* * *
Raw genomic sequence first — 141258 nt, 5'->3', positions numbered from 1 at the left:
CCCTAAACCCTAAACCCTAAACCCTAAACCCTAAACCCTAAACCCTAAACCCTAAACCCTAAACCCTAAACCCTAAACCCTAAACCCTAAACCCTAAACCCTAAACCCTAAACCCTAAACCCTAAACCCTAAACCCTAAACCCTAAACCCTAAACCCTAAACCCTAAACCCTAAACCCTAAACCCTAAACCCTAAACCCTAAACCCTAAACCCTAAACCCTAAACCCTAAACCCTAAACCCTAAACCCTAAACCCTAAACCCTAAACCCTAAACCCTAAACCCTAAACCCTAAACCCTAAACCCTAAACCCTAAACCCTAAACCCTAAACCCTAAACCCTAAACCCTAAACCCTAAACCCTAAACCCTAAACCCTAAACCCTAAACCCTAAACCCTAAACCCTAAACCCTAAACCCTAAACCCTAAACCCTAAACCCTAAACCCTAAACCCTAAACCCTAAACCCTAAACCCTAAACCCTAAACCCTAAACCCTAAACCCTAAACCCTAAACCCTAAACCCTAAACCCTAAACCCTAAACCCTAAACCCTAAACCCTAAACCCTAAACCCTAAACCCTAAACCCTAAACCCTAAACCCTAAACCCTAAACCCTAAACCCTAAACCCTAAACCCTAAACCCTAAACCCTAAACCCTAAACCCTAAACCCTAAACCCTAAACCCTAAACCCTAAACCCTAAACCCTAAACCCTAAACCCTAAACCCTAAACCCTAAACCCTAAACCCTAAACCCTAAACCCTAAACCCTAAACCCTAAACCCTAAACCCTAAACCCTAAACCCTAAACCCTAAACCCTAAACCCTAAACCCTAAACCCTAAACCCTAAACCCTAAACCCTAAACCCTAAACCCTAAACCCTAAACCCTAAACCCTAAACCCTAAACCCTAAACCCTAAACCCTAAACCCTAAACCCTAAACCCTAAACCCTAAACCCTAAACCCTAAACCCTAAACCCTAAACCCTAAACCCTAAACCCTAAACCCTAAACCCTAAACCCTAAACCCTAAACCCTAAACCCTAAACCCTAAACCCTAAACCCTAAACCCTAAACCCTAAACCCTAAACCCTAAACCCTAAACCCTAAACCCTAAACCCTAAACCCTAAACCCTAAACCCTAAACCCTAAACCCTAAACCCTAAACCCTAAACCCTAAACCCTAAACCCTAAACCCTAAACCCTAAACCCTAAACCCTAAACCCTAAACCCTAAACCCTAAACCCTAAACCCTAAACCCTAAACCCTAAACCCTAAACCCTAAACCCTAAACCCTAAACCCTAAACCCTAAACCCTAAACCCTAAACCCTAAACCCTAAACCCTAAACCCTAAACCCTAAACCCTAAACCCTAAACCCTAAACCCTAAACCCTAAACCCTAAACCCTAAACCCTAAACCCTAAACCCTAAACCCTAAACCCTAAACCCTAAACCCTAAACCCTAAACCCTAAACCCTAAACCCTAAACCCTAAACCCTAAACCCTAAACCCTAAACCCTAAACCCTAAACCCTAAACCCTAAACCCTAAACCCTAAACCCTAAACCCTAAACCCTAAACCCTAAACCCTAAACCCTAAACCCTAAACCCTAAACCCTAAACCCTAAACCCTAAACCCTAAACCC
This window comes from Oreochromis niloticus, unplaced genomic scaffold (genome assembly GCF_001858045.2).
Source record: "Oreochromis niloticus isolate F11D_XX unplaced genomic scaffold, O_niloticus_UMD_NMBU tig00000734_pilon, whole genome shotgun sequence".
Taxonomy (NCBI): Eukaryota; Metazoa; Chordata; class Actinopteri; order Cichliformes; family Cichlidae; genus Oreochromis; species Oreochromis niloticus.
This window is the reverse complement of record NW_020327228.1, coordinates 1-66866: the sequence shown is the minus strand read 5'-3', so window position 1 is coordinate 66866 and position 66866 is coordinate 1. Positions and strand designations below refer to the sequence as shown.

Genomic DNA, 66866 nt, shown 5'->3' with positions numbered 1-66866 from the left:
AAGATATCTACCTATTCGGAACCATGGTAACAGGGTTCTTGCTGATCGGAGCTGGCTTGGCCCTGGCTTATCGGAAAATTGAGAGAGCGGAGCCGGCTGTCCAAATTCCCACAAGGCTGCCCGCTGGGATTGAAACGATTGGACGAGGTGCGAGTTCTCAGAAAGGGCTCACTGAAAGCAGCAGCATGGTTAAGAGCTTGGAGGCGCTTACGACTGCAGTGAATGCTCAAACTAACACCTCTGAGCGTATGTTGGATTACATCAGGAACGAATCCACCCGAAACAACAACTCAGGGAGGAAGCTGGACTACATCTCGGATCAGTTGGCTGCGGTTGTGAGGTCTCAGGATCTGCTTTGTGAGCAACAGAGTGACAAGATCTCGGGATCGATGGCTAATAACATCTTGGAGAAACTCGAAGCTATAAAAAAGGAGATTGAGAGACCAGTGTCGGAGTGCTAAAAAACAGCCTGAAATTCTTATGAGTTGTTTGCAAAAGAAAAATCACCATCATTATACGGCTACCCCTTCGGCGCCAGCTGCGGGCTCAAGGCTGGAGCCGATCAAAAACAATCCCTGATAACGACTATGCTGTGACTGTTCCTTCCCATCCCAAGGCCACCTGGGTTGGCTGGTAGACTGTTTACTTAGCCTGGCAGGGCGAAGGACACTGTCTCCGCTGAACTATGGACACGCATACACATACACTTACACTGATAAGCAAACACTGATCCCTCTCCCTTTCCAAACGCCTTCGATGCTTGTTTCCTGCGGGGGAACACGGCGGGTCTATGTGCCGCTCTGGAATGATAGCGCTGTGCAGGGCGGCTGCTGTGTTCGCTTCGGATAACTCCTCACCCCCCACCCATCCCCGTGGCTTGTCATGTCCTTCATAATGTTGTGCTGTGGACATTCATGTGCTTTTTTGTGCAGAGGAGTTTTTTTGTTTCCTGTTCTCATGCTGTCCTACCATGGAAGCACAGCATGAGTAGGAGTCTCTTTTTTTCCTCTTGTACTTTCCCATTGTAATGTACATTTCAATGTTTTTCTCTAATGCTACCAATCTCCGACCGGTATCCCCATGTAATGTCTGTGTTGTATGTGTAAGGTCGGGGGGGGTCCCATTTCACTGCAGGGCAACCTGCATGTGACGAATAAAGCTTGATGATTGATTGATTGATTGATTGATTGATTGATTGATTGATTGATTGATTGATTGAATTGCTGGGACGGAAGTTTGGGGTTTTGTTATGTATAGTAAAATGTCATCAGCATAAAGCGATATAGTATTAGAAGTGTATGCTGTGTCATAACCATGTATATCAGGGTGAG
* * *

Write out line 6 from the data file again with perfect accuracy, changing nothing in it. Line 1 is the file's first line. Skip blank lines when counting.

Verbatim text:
This window is the reverse complement of record NW_020327228.1, coordinates 1-66866: the sequence shown is the minus strand read 5'-3', so window position 1 is coordinate 66866 and position 66866 is coordinate 1. Positions and strand designations below refer to the sequence as shown.